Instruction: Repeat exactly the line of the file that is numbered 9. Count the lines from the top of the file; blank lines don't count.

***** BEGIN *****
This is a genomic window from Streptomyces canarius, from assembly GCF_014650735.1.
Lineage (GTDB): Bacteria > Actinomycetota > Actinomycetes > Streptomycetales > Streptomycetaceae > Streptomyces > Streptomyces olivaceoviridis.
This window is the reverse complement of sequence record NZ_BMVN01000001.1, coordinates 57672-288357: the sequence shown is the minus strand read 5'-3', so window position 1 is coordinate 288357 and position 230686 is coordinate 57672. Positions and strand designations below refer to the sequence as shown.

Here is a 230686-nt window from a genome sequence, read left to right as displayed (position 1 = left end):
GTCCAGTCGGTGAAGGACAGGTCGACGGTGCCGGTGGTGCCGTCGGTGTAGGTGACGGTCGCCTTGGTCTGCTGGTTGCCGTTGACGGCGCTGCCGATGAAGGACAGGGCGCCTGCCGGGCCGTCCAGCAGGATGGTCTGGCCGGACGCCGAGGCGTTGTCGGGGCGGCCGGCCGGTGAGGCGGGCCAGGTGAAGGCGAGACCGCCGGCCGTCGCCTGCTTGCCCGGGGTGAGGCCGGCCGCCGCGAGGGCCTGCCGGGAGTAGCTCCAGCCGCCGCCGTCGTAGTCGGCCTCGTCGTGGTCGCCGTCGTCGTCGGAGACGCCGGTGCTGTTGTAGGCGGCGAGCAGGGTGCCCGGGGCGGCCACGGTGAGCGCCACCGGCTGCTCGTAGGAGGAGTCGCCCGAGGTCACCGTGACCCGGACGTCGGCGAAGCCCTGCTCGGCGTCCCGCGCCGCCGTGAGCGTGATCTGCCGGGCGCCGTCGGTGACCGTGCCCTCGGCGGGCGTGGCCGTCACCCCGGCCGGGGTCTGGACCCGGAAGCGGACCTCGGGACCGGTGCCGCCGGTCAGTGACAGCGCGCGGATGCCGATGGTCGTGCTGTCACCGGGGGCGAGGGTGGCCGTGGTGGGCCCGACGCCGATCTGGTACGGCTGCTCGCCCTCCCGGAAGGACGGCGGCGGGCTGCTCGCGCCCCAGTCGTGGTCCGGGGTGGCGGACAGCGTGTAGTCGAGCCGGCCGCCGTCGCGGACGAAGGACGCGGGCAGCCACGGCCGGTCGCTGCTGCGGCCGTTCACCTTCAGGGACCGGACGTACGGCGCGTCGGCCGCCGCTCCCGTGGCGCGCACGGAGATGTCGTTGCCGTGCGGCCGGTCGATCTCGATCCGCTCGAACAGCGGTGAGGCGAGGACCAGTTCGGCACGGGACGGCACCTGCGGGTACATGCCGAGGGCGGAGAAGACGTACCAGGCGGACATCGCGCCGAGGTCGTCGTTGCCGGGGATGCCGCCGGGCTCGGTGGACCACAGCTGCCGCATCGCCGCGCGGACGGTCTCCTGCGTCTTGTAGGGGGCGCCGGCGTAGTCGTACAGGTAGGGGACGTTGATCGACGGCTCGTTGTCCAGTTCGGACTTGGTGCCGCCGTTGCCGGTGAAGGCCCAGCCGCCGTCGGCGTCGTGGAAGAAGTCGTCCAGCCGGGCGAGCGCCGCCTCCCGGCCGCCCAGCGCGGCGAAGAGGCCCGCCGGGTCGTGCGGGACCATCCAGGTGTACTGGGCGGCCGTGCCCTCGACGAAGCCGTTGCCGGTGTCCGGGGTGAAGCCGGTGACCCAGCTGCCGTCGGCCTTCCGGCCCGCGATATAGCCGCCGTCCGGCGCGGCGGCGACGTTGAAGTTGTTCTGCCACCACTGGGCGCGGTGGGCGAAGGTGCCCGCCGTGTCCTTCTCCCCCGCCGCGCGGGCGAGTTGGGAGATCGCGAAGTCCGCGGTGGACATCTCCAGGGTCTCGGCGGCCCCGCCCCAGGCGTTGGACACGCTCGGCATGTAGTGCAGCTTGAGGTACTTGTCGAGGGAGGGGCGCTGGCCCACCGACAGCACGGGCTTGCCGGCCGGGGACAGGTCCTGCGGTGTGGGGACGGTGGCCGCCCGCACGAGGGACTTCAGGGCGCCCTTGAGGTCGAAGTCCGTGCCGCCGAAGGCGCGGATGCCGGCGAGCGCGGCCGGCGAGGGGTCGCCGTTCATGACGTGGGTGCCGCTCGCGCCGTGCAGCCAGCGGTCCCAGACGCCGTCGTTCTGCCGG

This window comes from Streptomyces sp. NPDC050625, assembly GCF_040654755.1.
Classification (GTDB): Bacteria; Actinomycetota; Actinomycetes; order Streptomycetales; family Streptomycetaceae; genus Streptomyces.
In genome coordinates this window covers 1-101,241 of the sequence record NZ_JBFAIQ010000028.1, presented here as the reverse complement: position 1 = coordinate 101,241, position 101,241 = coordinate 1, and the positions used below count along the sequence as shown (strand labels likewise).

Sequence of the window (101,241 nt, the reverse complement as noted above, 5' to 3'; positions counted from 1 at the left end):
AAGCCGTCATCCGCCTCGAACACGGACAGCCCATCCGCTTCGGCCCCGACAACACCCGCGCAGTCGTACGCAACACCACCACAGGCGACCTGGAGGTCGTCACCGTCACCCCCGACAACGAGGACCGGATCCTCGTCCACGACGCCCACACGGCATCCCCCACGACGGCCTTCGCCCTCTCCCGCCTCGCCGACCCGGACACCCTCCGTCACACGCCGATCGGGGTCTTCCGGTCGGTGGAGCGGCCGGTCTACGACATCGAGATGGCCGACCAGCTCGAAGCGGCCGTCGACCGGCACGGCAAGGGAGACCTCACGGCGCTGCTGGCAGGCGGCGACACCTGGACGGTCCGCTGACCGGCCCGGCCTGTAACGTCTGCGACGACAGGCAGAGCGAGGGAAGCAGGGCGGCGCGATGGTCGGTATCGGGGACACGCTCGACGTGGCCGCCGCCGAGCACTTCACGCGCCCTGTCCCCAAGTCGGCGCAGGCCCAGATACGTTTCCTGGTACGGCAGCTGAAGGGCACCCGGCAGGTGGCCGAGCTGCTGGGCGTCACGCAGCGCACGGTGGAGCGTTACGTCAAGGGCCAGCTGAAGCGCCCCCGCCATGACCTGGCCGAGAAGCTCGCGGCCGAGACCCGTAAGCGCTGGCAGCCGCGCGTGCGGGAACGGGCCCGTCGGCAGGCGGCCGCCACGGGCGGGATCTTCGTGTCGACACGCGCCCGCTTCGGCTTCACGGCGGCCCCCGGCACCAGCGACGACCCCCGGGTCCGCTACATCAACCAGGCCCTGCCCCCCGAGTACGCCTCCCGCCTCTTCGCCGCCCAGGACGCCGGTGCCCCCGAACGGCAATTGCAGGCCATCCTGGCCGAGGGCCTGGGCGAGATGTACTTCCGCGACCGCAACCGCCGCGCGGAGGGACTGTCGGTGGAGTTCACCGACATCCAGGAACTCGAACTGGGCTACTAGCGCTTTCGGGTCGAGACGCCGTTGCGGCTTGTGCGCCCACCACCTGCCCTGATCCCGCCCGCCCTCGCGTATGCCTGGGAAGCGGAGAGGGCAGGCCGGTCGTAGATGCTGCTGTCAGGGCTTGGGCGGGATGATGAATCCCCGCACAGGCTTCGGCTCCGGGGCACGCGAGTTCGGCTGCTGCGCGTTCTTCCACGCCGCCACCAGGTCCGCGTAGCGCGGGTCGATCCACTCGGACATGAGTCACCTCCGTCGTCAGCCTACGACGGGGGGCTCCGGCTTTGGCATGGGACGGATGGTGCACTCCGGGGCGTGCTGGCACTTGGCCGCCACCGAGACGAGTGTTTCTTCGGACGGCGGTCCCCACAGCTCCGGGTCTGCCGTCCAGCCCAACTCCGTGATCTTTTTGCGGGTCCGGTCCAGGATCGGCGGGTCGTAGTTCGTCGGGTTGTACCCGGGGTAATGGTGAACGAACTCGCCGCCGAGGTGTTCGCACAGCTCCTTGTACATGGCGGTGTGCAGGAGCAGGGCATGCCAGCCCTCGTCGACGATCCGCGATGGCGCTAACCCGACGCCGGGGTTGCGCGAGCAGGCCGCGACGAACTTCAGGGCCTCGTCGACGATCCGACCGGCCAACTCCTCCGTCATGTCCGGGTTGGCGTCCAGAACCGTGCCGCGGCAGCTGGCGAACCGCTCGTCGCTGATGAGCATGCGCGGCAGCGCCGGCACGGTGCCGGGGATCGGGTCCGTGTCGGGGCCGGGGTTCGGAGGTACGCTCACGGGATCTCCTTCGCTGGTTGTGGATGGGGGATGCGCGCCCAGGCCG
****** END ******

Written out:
Sequence of the window (101,241 nt, the reverse complement as noted above, 5' to 3'; positions counted from 1 at the left end):